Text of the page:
I think many of the conclusions are still correct, but especially section 1 is weaker than it should be, and many reactionaries complain I am pigeonholing all of them as agreeing with Michael Anissimov, which they do not; this complaint seems reasonable.
This document needs extensive revision to stay fair and correct, but such revision is currently lower priority than other major projects.
If something else was worsening from 1950 to 1980 but has been improving since then, that doesn’t cut it either.
Nearly all Reactionaries agree that the advance of Progressivism has been a long-term affair, going on since the French Revolution if not before.
If the Reactionaries can muster some data saying that something has been getting better up until 2005 but declining from 2005 to the present, that doesn’t cut it.
0.3: Are you going to treat Reaction and Progressivism as real things? One of the problems in exercises like this is how much to take political labels seriously.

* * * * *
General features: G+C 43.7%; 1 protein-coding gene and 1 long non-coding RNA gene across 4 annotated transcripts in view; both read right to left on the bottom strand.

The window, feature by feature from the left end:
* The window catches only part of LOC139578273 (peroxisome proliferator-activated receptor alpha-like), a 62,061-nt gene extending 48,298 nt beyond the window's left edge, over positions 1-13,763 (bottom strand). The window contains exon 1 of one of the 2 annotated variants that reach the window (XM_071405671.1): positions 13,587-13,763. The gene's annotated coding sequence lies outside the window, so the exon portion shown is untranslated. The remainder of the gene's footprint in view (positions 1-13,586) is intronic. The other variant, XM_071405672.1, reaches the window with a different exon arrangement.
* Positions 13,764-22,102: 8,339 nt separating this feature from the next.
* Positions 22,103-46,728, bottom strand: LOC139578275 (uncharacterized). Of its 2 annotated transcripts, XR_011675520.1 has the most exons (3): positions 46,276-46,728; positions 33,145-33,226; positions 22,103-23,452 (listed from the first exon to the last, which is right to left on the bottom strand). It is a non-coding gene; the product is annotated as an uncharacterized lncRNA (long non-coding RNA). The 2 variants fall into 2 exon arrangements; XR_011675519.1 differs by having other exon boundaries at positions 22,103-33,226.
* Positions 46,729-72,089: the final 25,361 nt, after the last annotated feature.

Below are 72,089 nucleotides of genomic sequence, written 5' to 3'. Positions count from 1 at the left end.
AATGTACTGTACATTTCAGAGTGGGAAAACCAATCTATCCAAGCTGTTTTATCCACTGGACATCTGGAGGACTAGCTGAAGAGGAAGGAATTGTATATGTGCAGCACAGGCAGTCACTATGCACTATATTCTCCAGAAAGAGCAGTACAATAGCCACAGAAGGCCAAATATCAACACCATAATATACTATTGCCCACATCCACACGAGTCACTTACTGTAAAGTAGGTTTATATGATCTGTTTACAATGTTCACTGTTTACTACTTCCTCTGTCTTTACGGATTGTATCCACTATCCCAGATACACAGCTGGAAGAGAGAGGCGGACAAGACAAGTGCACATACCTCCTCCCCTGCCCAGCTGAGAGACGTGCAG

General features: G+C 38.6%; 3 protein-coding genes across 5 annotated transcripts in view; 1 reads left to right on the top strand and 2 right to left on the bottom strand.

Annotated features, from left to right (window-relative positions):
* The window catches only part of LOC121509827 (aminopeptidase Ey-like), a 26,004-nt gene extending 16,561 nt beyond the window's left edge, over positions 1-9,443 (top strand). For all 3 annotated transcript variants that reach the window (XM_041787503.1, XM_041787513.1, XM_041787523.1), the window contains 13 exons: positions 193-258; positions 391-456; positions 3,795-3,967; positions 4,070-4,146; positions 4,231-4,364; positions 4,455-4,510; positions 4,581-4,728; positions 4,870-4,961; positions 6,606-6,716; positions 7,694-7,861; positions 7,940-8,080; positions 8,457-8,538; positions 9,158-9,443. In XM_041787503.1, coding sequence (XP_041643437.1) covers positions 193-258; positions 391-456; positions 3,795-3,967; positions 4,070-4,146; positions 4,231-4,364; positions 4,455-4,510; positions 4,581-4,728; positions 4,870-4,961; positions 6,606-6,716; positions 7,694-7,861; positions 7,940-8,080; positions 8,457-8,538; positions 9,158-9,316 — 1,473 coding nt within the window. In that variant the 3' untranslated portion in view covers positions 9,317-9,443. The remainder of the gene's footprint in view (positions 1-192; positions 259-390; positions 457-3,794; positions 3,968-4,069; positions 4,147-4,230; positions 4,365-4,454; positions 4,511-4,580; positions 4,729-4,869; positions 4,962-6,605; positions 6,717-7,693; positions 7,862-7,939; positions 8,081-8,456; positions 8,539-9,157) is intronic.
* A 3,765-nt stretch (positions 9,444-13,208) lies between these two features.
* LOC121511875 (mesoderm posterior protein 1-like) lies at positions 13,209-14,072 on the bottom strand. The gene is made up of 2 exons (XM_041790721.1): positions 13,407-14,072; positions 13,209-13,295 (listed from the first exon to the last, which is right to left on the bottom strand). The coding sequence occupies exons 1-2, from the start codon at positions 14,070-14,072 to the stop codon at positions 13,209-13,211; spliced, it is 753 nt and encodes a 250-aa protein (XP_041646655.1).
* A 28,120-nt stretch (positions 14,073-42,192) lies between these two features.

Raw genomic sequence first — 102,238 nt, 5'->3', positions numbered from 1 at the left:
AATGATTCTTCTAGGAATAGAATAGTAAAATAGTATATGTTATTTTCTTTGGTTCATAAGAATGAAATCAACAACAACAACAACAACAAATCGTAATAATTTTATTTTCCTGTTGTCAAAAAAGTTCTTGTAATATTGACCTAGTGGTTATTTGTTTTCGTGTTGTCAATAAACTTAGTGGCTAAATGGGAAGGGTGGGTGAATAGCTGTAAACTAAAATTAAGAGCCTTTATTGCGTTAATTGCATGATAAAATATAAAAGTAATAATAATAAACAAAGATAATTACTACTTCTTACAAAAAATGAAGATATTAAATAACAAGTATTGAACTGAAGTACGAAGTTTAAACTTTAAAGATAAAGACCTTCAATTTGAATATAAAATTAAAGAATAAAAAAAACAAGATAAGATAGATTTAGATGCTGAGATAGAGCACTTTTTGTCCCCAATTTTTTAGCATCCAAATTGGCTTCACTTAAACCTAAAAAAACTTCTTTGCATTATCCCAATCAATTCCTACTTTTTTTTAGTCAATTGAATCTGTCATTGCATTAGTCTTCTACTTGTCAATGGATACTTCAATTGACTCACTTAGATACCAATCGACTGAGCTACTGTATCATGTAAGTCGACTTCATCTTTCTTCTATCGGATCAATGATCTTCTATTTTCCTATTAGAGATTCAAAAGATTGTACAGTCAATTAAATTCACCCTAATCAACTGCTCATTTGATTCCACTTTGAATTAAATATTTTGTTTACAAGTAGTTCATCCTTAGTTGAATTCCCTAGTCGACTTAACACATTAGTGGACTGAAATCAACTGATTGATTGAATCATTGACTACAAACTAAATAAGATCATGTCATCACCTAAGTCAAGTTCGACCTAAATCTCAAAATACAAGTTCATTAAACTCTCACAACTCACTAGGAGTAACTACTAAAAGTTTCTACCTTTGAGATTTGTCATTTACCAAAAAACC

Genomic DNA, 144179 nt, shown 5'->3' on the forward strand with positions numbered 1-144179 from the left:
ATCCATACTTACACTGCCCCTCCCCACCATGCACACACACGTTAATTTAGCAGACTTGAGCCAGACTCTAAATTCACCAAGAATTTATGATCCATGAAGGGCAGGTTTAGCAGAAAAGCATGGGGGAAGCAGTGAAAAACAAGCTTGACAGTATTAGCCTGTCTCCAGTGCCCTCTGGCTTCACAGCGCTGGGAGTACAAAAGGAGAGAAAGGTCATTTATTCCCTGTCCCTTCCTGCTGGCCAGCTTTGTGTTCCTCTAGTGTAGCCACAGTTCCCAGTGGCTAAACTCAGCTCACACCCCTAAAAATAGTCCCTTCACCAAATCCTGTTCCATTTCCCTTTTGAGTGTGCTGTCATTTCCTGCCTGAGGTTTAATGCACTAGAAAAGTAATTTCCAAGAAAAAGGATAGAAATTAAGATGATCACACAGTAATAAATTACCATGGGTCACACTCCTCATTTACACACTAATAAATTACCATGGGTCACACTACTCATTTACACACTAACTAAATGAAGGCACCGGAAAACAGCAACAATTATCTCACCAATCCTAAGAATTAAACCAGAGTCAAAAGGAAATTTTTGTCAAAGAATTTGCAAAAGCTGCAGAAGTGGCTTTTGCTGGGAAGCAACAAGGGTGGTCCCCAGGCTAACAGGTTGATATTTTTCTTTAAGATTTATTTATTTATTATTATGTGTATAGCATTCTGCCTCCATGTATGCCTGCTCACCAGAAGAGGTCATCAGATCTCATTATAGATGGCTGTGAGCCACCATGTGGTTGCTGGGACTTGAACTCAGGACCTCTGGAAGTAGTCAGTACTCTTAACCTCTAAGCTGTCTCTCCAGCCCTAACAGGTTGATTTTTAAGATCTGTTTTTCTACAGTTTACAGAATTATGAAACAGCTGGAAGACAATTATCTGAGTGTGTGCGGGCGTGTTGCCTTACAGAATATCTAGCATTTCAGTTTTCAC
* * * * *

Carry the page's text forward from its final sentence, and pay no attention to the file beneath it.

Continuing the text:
Both “Reaction” and “Progressivism” are vast umbrella concepts on whose definition no one can agree.
Some of them seem really dumb to me and I excluded them from the previous piece, but they make it in here. In particular, the movement seems to be divided between those who want a feudal/aristocratic monarchy, those who want an absolute monarchy, and those who want some form of state-as-corporation.
Other points from the previous post are real Reactionary beliefs and make it in here as well. Even more confusingly, sometimes the same people seem to switch among the three without giving any indication they are aware that they are doing so.
0.1.1: Will this FAQ be a rebuttal the arguments in that summary? I worry I may have done too good a job of steelmanning Reactionary positions in that post, emphasizing what I thought were strong arguments, sometimes even correct arguments, but not really the arguments Reactionaries believed or considered most important.
In this FAQ, I will be attacking not steel men but what as far as I can tell are actual Reactionary positions.
Michael Anissimov writes: The present system has every incentive to portray itself as superior to all past systems.